I left hospital in February 1973 and went home to my mum and six siblings. I was the oldest son and had an older sister and a twin sister.  I stayed with my mum for about two years. We moved a couple of times but as we didn’t live in accessible accommodation it was hard for me to get upstairs without splints on.  Eventually I got a little one bedroom flat to myself and a job at Remploy, a company for disabled people. My first pay packet was £26 which was a lot of money in those days; it paid my rent. 

I had a three-wheeler blue Noddy car.  If you went too fast – over 25 miles per hour - or turned a corner too sharply you’d turn the car over!  It didn’t have a steering wheel, just a tiller bar.  It was a one-seater and only had one door on the left hand side to get out.  If I folded my wheelchair it could just fit inside but I couldn’t take anybody with me.

In 1973 I went to Stoke Mandeville for the very first time to watch the National Games. I must have been the only person walking around, as I had elbow crutches on. I felt left out and decided that I would only come in a wheelchair next time.  I enjoyed the wheelchair basketball and thought I’d like to have a go one day.  

Joe playing basketball

I started going around to all the Spinal Injury Centres doing archery, bowls and table tennis.  The first time I played wheelchair basketball was at Oswestry Orthopaedic hospital and in 1974 I went to the Stoke Mandeville Games as a representative for Oswestry. I met a lady who I went out with for a whole year, but she was from Essex and it was a long way for my little three-wheeler to go so after about a year we departed.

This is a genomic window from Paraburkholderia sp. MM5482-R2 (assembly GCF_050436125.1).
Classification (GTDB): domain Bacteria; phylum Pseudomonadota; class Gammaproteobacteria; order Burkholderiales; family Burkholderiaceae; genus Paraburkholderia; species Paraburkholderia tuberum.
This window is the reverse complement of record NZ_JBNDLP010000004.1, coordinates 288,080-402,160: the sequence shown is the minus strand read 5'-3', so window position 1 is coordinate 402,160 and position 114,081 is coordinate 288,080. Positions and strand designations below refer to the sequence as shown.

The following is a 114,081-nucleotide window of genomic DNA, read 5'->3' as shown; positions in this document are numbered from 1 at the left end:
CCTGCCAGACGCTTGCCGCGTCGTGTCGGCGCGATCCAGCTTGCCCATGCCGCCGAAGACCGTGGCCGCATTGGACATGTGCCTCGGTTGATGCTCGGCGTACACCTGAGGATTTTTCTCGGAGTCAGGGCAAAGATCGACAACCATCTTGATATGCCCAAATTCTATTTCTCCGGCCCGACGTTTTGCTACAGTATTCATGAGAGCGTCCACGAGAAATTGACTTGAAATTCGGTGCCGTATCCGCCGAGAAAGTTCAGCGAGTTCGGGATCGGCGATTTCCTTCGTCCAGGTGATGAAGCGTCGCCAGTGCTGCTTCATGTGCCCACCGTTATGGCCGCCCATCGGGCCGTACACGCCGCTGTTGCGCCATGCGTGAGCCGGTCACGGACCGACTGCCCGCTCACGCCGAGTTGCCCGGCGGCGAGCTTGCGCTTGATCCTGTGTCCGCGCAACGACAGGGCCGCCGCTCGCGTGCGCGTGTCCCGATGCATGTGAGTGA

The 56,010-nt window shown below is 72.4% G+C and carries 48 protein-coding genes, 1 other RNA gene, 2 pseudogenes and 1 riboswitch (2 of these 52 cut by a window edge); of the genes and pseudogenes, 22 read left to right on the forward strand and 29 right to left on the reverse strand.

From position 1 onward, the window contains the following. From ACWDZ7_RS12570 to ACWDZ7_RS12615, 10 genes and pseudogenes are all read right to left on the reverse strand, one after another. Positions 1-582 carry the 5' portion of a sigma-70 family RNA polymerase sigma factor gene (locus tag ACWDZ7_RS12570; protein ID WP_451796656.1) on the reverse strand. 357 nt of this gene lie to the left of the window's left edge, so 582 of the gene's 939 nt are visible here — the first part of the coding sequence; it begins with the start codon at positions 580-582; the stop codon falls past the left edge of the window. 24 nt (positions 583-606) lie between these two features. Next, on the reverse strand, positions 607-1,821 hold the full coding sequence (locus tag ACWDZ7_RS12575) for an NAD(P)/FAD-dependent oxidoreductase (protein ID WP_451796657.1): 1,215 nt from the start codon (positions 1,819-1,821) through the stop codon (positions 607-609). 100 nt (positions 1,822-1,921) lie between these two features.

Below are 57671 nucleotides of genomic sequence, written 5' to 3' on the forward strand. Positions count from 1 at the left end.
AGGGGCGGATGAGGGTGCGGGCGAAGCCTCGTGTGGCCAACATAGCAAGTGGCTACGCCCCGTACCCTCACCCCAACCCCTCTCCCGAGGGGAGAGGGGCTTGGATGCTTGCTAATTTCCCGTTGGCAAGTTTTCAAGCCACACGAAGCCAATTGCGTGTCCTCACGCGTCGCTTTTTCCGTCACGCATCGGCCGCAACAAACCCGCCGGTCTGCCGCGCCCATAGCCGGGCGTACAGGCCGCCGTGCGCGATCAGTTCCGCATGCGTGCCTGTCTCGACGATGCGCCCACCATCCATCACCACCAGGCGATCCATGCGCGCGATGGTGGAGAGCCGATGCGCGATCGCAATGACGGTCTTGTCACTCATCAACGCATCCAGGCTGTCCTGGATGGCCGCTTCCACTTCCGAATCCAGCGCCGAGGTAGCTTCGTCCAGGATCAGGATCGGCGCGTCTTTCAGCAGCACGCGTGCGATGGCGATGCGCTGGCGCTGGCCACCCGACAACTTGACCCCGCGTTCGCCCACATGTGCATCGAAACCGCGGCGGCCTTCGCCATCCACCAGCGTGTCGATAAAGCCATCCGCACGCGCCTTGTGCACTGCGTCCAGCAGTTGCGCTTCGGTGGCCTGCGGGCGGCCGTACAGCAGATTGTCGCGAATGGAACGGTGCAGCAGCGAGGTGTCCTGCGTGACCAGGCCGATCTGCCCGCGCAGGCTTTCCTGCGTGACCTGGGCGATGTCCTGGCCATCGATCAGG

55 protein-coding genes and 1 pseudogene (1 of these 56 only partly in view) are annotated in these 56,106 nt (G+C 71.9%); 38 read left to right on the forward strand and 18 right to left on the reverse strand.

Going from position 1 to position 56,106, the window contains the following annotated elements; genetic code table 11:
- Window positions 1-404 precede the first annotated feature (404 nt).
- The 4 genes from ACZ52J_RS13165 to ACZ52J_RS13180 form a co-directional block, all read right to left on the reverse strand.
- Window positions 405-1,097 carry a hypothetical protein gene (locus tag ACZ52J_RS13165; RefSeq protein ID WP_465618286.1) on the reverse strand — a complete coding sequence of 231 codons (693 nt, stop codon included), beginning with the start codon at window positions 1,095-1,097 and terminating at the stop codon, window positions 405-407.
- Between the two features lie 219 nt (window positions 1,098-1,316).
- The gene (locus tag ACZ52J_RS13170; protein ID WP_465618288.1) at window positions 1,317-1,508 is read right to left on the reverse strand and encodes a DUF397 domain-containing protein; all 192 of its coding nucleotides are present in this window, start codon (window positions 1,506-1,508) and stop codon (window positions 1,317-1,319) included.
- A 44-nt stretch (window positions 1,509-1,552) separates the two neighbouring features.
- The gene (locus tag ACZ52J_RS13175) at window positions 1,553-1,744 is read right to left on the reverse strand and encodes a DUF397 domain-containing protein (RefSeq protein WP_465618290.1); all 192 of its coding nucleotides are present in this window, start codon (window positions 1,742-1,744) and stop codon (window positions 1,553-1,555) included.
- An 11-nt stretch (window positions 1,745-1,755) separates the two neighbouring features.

In 1975 I met Jen and we started going out on a regular basis.  We got our own little flat in Birmingham and in 1976 we got engaged (we never married) and in 1977 we had a little boy called Jaime. 

I was good friends with Keith Whiley and we decided to start a new basketball team, the Birmingham Bullets.  A few of us would train once a week and play league matches.  In 1980 Jen’s father passed away and her mum didn’t want to leave her four bedroom house in Watford, but she didn’t want to be on her own. So in 1981 we moved in with her; there was a good pub down the road and babysitter on site!  In 1982 we had a baby girl called Joanne. 

I would travel up to Birmingham every weekend to play basketball and I was getting better the more training I did. However, I found the 220 mile round trip quite far, so I joined the LGS Jets, a new team formed at Stoke Mandeville only 25 miles from where I lived. 

Joe with the wheelchair basketball team

I was picked for the GB team and was in the GB squad for a couple of years but I left before the Olympics because of a bad shoulder.  In 1984 when the Paralympics were held at Stoke Mandeville, I was asked if I knew a young girl so my daughter ended up presenting Sarah Ferguson with a bunch of flowers. 

In the early 1990s, I started a wheelchair company with two other wheelchair users, called GBL Wheelchair Service.  I was Managing Director but after a couple of years driving around London and the South Coast I decided to call it a day and started working at the Mike Heaffey Centre (now the Aspire Leisure Centre).  I’ve been there ever since, going from cleaner to receptionist to Duty Manager.